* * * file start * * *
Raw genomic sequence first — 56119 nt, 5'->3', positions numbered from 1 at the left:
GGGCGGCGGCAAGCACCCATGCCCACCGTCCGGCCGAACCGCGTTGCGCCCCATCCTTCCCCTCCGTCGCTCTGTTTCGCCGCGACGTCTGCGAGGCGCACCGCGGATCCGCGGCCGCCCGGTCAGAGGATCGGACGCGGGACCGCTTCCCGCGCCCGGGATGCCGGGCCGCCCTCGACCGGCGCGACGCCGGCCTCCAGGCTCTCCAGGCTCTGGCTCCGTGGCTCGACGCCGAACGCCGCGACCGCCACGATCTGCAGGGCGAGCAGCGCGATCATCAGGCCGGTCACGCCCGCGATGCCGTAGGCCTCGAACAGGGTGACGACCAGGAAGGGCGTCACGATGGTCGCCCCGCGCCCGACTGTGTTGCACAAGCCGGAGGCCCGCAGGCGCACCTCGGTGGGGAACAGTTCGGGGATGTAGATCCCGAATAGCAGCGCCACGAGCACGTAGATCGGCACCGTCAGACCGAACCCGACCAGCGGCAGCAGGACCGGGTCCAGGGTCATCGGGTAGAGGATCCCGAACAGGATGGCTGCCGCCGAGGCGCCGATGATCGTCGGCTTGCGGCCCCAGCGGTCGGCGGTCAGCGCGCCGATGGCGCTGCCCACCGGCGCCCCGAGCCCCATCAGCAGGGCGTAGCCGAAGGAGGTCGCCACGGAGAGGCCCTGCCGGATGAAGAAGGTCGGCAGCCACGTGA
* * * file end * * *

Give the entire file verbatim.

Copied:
Raw genomic sequence first — 56119 nt, 5'->3', positions numbered from 1 at the left:
GGGCGGCGGCAAGCACCCATGCCCACCGTCCGGCCGAACCGCGTTGCGCCCCATCCTTCCCCTCCGTCGCTCTGTTTCGCCGCGACGTCTGCGAGGCGCACCGCGGATCCGCGGCCGCCCGGTCAGAGGATCGGACGCGGGACCGCTTCCCGCGCCCGGGATGCCGGGCCGCCCTCGACCGGCGCGACGCCGGCCTCCAGGCTCTCCAGGCTCTGGCTCCGTGGCTCGACGCCGAACGCCGCGACCGCCACGATCTGCAGGGCGAGCAGCGCGATCATCAGGCCGGTCACGCCCGCGATGCCGTAGGCCTCGAACAGGGTGACGACCAGGAAGGGCGTCACGATGGTCGCCCCGCGCCCGACTGTGTTGCACAAGCCGGAGGCCCGCAGGCGCACCTCGGTGGGGAACAGTTCGGGGATGTAGATCCCGAATAGCAGCGCCACGAGCACGTAGATCGGCACCGTCAGACCGAACCCGACCAGCGGCAGCAGGACCGGGTCCAGGGTCATCGGGTAGAGGATCCCGAACAGGATGGCTGCCGCCGAGGCGCCGATGATCGTCGGCTTGCGGCCCCAGCGGTCGGCGGTCAGCGCGCCGATGGCGCTGCCCACCGGCGCCCCGAGCCCCATCAGCAGGGCGTAGCCGAAGGAGGTCGCCACGGAGAGGCCCTGCCGGATGAAGAAGGTCGGCAGCCACGTGA